Field Notes
U.S. Fish & Wildlife Service
Field Notes Entry   
KANUTI: Talking the talk, the little refuge that roared!
Alaska Region, May 18, 2005
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Kanuti National Wildlife Refuge received a 2005 U.S. Fish and Wildlife Service Environmental Leadership Award and was named "Refuge of the Year" for environmental excellence.

Kanuti Refuge is one of the smallest refuges in the state of Alaska, but little can be big! Kanuti has established an Environmental Management Team and has made a commitment to ensure the preservation, conservation and enhancement of the valuable ecological resources on the Refuge. Kanuti's ?green team? adheres to spike camping procedures for most field work and advocates ?leave no trace? camping procedures to minimize lasting effects on the land. Outreach at the Arctic Interagency Visitor Center in Coldfoot includes these principles.

Refuge staff ?walk the walk? in other ways too. Kanuti Refuge is responsible for administrative support for the Arctic, Yukon Flats and Kanuti NWR office in Fairbanks. Administrative staff purchase green-recycled products for the offices and break rooms, recycle toner cartridges, paper, cardboard, batteries and computer and computer parts when possible and encourage the use of biodegradable soaps and cleaning supplies.

Recently a Waste Prevention and Recycling Coordinator was designated for Kanuti to ensure field operations include plans for human waste disposal and that fuel storage includes the use of spill prevention and containment systems. Responsibilities of this position include the oversight of building projects to ensure that Kanuti minimizes their mark on the land, uses recycled building materials when possible and is compatible with the wild character of Kanuti.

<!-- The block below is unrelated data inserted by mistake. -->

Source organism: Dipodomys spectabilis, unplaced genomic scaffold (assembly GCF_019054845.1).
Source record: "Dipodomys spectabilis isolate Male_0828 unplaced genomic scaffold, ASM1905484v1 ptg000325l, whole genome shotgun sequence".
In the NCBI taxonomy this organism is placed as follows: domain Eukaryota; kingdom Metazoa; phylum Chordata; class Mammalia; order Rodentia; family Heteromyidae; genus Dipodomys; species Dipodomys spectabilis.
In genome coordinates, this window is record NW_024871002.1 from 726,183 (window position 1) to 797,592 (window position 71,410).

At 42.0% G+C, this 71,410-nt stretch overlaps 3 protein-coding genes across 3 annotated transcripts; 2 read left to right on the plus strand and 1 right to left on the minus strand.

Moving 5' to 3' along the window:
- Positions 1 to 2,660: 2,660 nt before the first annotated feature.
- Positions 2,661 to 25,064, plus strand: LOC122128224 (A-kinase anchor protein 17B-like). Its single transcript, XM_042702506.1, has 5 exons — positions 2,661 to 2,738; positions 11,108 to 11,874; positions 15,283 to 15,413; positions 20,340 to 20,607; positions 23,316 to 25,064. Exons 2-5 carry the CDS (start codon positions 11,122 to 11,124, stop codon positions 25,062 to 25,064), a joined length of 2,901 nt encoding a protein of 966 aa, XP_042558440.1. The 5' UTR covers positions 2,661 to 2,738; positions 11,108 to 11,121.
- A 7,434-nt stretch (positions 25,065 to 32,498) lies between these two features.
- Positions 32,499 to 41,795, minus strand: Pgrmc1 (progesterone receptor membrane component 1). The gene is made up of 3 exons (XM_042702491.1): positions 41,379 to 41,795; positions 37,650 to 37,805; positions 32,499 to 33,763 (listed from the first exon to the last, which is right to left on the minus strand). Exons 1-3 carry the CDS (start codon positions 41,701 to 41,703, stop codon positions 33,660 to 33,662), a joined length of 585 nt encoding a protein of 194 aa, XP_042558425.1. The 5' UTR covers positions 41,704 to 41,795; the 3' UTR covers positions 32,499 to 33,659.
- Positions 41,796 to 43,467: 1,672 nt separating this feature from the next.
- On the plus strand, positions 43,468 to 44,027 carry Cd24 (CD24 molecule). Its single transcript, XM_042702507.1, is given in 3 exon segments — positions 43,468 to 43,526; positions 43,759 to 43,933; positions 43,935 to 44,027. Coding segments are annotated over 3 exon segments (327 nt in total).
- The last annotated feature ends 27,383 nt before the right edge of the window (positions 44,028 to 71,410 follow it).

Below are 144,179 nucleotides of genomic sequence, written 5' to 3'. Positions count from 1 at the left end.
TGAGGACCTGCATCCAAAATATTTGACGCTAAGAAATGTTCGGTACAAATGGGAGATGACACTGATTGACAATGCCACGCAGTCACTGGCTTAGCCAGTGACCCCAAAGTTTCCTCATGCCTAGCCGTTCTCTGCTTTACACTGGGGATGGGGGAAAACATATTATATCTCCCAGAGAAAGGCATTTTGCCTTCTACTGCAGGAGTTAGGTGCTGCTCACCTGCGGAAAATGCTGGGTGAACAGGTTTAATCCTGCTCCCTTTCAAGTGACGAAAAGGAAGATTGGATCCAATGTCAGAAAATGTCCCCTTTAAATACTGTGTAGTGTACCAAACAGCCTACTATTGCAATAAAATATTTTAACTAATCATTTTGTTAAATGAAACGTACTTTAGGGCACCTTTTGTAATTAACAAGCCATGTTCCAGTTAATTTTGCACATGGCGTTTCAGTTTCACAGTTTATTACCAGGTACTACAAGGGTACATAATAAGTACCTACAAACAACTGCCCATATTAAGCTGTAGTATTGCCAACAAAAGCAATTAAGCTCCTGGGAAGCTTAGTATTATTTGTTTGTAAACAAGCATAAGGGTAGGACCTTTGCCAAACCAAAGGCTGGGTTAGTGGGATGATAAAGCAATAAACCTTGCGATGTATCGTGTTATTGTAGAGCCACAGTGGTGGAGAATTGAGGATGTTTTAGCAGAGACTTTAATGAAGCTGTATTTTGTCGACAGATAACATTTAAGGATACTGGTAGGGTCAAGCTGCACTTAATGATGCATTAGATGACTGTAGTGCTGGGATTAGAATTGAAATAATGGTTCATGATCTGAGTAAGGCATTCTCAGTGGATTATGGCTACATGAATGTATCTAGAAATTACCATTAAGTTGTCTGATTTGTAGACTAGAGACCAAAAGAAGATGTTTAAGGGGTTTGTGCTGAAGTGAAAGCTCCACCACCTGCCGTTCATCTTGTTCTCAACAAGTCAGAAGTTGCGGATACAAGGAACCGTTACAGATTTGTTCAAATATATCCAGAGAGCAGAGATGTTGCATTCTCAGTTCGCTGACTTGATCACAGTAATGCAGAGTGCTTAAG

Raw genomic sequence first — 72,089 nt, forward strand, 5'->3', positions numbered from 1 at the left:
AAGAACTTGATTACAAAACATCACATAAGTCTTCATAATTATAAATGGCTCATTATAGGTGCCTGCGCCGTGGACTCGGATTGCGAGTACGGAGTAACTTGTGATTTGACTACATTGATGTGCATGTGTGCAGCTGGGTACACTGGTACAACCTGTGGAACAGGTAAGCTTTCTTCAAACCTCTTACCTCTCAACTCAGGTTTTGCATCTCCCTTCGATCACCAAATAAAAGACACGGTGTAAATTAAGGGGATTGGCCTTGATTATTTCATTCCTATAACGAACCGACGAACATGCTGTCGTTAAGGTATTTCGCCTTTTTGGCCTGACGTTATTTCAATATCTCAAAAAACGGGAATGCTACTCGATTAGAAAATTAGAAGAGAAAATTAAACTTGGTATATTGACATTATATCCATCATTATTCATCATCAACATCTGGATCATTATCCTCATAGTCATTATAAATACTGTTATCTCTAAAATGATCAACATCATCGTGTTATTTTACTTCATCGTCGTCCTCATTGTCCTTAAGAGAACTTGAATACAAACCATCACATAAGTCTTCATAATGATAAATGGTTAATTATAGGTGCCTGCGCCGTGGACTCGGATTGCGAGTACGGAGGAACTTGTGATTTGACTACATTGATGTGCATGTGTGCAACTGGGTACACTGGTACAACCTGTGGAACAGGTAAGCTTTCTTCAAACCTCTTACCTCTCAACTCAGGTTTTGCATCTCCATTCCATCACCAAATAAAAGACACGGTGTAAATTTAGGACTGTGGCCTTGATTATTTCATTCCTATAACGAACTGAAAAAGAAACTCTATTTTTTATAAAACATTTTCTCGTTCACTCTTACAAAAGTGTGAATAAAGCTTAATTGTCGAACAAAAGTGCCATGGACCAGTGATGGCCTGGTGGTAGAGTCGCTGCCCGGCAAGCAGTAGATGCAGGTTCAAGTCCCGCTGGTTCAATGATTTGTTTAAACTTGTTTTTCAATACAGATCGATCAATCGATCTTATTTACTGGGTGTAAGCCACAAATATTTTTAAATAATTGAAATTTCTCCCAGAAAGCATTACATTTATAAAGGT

The little Refuge in Alaska is also focused on use of low energy appliances, 4 stroke motors to reduce pollution, monitoring invasive species, use of double walled fuel tanks, mobile spill kits to respond to possible Dalton Highway or pipeline spills, and solar powered energy systems at remote cabins. In fact, when Kanuti built a cabin at Marion Creek last year in support of Arctic Interagency Visitor Center staffing, a solar powered energy system was installed to reduce costs and make use of sustainable energy. A similar system is already in place at the Administrative Cabin at Kanuti Lake.

The staff of the Kanuti National Wildlife Refuge takes stewardship of lands set aside for the American people seriously. They have made a strong commitment to the protection of these lands and actively work to comply with environmental standards. Kanuti talks the talk, and they walk the walk.

Contact Info: Kristen Gilbert, 907-786-3391, Kristen_Gilbert@fws.gov
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